For the sins of Israel, God could let grasshoppers consume Israel; He could burn up Israel by fire and He knows the outcome. This shows us very clearly that faithless Israel deserves these punishments. Anyone who forsakes the Lord God deserves terrible punishment. This is what God wants us to know, but see how He is open to be persuaded from such a course of action. It’s clear that God does not want to abandon Israel and that He wants to give Sodom every chance to return to Him. There will, however, come a time when there will be no opportunity to do so. Sodom falls, and Israel is led into captivity.

And this is what is essential if we want to know what repentance really is. God turns His eyes from what is His right to exercise punishment, but rather seeks to rescue Israel from Evil through the bringing down of the wicked rulers of Israel and the source of Evil. God repents by turning away His eyes from the possibility of vengeance to the reality of His love. In so doing, He shares with us what could be, but shows us that He turns Himself to us in love and in truth.

God repents by turning toward us as we are in our sinfulness, and bids us turn to him away from that sinfulness. Repentance is about the changing of the mind to what is good and loving and true. It’s clear that God does not want to lose any one of His children, and Holy Scripture is filled with God confronting sinners with the truth of sin and evil, but also with His divine forgiveness and unconditional love seeking our transformation into beings of love, light and truth. Every time we turn from God, He steps in front of us with the same message of love. We just have to turn to Him away from all sin and evil.


Sometimes, we seem to be like tops spinning around and around on the spot trying to avoid looking at God in order to follow our own selfish desires. All we need to do is to stop and turn to Him and allow Him to draw us to Himself. We need to be less like tops and more like magnets aligned to our Creator.

Monday, February 04, 2019

Sex and Tolerant Conservatism

Many moons ago, I was introduced by John Beeler to the notion of Tolerant Conservatism, to wit:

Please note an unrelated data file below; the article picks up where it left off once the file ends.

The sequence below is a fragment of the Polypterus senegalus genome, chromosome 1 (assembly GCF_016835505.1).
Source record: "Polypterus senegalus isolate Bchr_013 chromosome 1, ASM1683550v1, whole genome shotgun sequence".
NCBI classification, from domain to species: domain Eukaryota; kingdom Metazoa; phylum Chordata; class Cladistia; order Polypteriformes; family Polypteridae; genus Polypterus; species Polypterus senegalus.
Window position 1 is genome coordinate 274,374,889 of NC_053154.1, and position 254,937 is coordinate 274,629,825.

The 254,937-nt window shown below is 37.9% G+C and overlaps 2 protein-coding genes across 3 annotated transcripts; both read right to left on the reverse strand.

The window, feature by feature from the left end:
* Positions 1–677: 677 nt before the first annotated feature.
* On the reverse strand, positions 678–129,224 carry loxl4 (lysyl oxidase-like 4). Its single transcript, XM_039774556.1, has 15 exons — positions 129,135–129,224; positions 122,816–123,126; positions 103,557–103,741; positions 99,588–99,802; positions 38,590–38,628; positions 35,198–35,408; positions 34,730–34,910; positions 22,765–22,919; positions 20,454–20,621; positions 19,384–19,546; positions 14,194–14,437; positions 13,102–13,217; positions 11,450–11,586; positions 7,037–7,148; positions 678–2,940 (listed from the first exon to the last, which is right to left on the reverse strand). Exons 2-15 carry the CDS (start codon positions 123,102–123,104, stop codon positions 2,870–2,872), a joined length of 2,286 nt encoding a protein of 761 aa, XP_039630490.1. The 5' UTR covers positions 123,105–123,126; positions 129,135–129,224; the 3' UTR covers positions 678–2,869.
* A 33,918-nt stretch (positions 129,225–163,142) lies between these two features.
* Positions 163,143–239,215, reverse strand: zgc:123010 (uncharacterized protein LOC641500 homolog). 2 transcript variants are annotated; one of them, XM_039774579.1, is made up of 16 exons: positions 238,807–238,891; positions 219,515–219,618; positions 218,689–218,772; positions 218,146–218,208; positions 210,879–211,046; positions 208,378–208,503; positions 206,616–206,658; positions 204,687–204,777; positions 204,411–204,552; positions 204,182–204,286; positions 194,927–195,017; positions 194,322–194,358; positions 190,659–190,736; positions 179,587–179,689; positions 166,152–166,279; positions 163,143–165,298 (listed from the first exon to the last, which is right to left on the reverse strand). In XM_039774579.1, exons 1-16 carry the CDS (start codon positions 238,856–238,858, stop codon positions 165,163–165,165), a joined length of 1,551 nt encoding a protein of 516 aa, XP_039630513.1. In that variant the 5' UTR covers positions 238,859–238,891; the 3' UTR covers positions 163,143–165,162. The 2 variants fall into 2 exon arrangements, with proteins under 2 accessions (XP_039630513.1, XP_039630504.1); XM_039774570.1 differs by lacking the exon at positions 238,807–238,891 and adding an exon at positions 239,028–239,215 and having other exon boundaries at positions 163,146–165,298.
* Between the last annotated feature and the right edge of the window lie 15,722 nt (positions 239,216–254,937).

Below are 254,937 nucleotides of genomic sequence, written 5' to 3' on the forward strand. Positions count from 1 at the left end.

Charity and discretion about people’s failings while at the same time not making excuses for those vices either.

The point of the Catholic Faith is to demonstrate what sin is and thus show people who have ears to hear how they have sinned. It is also very much supposed to be a reassurance that, despite one’s sin, God’s love always offers a way back without damnation. We can always be restored to righteousness with no conditions except that we desire to be restored to righteousness wholeheartedly.

I find this incredibly healthy. Even today, I see too many people sit in judgment over other. This judgment is not the same as God’s Judgment: Man’s judgment springs from law which can only say where we have gone wrong; God’s judgment puts things right.

This is why I am so wary of the Liberal movement and its successor – the Progressive movement – both within the Church and in secular society. If by Liberalism, we mean the pursuit of freedom of opportunity for everyone to follow their conscience and excel in what they do, then I am in full favour and a proud Liberal. But that is not what being Liberal means now. Being Liberal now seems about being free to be who we want to be and to be free from the demands of others which may prevent that. The former is more conducive to the cohesion of Society and the latter conducive to its division.

I find it ironic that proponents of this Modern Liberalism only apply it to those who agree with them. As a proud conservative Christian – i.e. one who holds to the traditional teaching of the Church, in particular men and women being substantially different within humanity and fornication being inherently sinful and with all the consequences therefrom– I am judged to be illiberal and therefore not allowed the freedom to be who I am because it impinges on other, more worthy, freedoms of others within Society. I am judged to be homophobic, transphobic, and misogynist and must therefore be censured, censored lest I incense the ire of decent members of Society. This Modern Liberalism is intensely illiberal.